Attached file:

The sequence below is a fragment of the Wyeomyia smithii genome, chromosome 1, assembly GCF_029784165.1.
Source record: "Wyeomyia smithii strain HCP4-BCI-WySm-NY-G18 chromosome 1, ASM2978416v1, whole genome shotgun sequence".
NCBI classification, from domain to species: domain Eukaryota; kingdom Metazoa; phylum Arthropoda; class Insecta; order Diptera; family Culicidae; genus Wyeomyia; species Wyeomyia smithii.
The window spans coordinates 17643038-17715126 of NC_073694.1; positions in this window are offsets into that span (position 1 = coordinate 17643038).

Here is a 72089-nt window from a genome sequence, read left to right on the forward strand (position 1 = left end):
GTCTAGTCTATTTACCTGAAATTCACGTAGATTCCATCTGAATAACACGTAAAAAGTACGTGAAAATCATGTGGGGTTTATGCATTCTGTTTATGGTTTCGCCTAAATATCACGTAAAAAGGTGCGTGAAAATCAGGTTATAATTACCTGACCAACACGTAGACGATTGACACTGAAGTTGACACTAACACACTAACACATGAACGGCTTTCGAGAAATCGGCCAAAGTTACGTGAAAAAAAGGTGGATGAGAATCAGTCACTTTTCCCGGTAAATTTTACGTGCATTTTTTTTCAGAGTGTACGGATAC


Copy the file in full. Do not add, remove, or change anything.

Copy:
The sequence below is a fragment of the Wyeomyia smithii genome, chromosome 1, assembly GCF_029784165.1.
Source record: "Wyeomyia smithii strain HCP4-BCI-WySm-NY-G18 chromosome 1, ASM2978416v1, whole genome shotgun sequence".
NCBI classification, from domain to species: domain Eukaryota; kingdom Metazoa; phylum Arthropoda; class Insecta; order Diptera; family Culicidae; genus Wyeomyia; species Wyeomyia smithii.
The window spans coordinates 17643038-17715126 of NC_073694.1; positions in this window are offsets into that span (position 1 = coordinate 17643038).

Here is a 72089-nt window from a genome sequence, read left to right on the forward strand (position 1 = left end):
GTCTAGTCTATTTACCTGAAATTCACGTAGATTCCATCTGAATAACACGTAAAAAGTACGTGAAAATCATGTGGGGTTTATGCATTCTGTTTATGGTTTCGCCTAAATATCACGTAAAAAGGTGCGTGAAAATCAGGTTATAATTACCTGACCAACACGTAGACGATTGACACTGAAGTTGACACTAACACACTAACACATGAACGGCTTTCGAGAAATCGGCCAAAGTTACGTGAAAAAAAGGTGGATGAGAATCAGTCACTTTTCCCGGTAAATTTTACGTGCATTTTTTTTCAGAGTGTACGGATAC